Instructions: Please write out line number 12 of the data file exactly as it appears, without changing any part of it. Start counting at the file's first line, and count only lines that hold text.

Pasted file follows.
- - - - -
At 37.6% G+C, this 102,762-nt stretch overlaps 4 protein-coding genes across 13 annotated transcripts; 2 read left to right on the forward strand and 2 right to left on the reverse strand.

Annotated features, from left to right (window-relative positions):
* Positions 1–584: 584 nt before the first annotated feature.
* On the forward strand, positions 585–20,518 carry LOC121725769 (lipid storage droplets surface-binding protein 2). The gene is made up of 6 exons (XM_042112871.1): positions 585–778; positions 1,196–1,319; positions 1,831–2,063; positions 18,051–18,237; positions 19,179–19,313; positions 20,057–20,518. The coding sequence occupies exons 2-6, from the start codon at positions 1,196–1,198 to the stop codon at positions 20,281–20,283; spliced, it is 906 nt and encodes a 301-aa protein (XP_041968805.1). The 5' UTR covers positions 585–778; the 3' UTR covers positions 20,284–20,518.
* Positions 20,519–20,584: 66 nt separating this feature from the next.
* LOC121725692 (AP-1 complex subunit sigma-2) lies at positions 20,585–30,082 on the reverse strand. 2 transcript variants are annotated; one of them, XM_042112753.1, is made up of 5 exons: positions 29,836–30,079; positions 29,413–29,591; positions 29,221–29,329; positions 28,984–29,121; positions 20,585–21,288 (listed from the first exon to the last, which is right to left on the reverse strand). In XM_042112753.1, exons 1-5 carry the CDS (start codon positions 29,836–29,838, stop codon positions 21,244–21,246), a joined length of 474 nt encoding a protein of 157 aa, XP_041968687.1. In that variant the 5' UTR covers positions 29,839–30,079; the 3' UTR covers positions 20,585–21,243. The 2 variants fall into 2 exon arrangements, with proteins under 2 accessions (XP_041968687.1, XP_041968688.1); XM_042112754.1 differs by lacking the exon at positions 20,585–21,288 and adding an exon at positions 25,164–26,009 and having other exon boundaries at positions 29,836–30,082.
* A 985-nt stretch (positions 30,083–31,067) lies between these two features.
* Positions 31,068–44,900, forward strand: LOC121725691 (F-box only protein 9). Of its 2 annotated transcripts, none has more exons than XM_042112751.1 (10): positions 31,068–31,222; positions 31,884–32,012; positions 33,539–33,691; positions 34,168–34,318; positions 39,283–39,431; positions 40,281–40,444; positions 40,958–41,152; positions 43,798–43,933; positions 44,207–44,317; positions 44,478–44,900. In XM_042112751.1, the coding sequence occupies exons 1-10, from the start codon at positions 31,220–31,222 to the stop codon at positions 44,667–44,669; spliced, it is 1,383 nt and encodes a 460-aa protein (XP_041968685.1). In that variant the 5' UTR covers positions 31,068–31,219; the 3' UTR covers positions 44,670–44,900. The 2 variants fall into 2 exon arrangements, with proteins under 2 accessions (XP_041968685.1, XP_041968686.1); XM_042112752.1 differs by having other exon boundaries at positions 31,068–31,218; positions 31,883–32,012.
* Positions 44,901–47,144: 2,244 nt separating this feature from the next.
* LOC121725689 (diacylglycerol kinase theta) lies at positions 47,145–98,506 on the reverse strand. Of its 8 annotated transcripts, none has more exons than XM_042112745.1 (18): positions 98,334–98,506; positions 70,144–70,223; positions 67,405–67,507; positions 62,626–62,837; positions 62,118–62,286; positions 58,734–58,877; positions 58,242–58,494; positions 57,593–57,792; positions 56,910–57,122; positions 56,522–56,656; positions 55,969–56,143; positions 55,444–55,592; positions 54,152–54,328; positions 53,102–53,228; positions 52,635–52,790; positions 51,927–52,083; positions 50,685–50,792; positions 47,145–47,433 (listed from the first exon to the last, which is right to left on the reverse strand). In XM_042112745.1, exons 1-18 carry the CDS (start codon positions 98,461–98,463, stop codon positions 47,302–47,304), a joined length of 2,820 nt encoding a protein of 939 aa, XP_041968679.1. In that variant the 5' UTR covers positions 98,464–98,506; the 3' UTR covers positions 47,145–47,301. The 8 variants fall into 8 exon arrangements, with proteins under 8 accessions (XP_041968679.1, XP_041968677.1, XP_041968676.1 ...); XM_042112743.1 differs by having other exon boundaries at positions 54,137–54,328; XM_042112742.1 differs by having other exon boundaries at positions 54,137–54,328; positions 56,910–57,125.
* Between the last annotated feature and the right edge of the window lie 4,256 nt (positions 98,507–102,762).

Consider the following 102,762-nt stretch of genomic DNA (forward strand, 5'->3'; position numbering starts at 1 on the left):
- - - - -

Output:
Consider the following 102,762-nt stretch of genomic DNA (forward strand, 5'->3'; position numbering starts at 1 on the left):